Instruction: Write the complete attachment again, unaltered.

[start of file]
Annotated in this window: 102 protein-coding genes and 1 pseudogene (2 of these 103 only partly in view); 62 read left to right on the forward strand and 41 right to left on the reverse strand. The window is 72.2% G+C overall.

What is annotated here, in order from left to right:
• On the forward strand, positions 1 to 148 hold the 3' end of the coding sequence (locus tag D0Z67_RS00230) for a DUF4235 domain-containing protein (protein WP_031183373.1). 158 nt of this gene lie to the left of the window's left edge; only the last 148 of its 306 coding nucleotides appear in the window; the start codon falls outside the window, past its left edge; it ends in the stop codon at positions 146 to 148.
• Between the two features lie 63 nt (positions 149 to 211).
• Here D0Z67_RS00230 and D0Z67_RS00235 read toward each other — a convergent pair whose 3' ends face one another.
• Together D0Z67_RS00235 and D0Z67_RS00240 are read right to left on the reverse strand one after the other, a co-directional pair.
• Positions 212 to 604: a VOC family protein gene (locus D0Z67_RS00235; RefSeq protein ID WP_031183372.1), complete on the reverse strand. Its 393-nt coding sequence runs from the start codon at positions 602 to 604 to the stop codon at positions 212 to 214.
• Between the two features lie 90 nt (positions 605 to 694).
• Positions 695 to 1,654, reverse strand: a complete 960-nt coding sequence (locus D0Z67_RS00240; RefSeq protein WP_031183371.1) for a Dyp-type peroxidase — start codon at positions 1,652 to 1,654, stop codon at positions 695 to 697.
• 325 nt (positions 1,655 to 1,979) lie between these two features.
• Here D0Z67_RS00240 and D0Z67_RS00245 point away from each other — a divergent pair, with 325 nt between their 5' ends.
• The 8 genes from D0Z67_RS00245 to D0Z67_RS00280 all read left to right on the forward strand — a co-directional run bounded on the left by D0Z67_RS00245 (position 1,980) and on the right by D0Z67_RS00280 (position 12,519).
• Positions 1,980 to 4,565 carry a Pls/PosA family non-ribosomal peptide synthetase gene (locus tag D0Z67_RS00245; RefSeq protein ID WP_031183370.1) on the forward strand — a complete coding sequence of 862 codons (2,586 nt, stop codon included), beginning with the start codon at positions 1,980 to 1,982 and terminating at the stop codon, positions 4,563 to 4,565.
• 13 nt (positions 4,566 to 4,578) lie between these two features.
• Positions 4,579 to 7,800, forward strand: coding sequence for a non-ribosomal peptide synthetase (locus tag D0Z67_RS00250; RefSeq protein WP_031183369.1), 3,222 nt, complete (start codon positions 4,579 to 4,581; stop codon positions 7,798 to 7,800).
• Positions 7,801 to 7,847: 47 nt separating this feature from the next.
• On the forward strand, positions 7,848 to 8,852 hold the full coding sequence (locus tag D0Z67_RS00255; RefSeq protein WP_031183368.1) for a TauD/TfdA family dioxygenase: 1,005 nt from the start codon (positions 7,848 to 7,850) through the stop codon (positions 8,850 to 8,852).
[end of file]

Annotated in this window: 102 protein-coding genes and 1 pseudogene (2 of these 103 only partly in view); 62 read left to right on the forward strand and 41 right to left on the reverse strand. The window is 72.2% G+C overall.

What is annotated here, in order from left to right:
• On the forward strand, positions 1 to 148 hold the 3' end of the coding sequence (locus tag D0Z67_RS00230) for a DUF4235 domain-containing protein (protein WP_031183373.1). 158 nt of this gene lie to the left of the window's left edge; only the last 148 of its 306 coding nucleotides appear in the window; the start codon falls outside the window, past its left edge; it ends in the stop codon at positions 146 to 148.
• Between the two features lie 63 nt (positions 149 to 211).
• Here D0Z67_RS00230 and D0Z67_RS00235 read toward each other — a convergent pair whose 3' ends face one another.
• Together D0Z67_RS00235 and D0Z67_RS00240 are read right to left on the reverse strand one after the other, a co-directional pair.
• Positions 212 to 604: a VOC family protein gene (locus D0Z67_RS00235; RefSeq protein ID WP_031183372.1), complete on the reverse strand. Its 393-nt coding sequence runs from the start codon at positions 602 to 604 to the stop codon at positions 212 to 214.
• Between the two features lie 90 nt (positions 605 to 694).
• Positions 695 to 1,654, reverse strand: a complete 960-nt coding sequence (locus D0Z67_RS00240; RefSeq protein WP_031183371.1) for a Dyp-type peroxidase — start codon at positions 1,652 to 1,654, stop codon at positions 695 to 697.
• 325 nt (positions 1,655 to 1,979) lie between these two features.
• Here D0Z67_RS00240 and D0Z67_RS00245 point away from each other — a divergent pair, with 325 nt between their 5' ends.
• The 8 genes from D0Z67_RS00245 to D0Z67_RS00280 all read left to right on the forward strand — a co-directional run bounded on the left by D0Z67_RS00245 (position 1,980) and on the right by D0Z67_RS00280 (position 12,519).
• Positions 1,980 to 4,565 carry a Pls/PosA family non-ribosomal peptide synthetase gene (locus tag D0Z67_RS00245; RefSeq protein ID WP_031183370.1) on the forward strand — a complete coding sequence of 862 codons (2,586 nt, stop codon included), beginning with the start codon at positions 1,980 to 1,982 and terminating at the stop codon, positions 4,563 to 4,565.
• 13 nt (positions 4,566 to 4,578) lie between these two features.
• Positions 4,579 to 7,800, forward strand: coding sequence for a non-ribosomal peptide synthetase (locus tag D0Z67_RS00250; RefSeq protein WP_031183369.1), 3,222 nt, complete (start codon positions 4,579 to 4,581; stop codon positions 7,798 to 7,800).
• Positions 7,801 to 7,847: 47 nt separating this feature from the next.
• On the forward strand, positions 7,848 to 8,852 hold the full coding sequence (locus tag D0Z67_RS00255; RefSeq protein WP_031183368.1) for a TauD/TfdA family dioxygenase: 1,005 nt from the start codon (positions 7,848 to 7,850) through the stop codon (positions 8,850 to 8,852).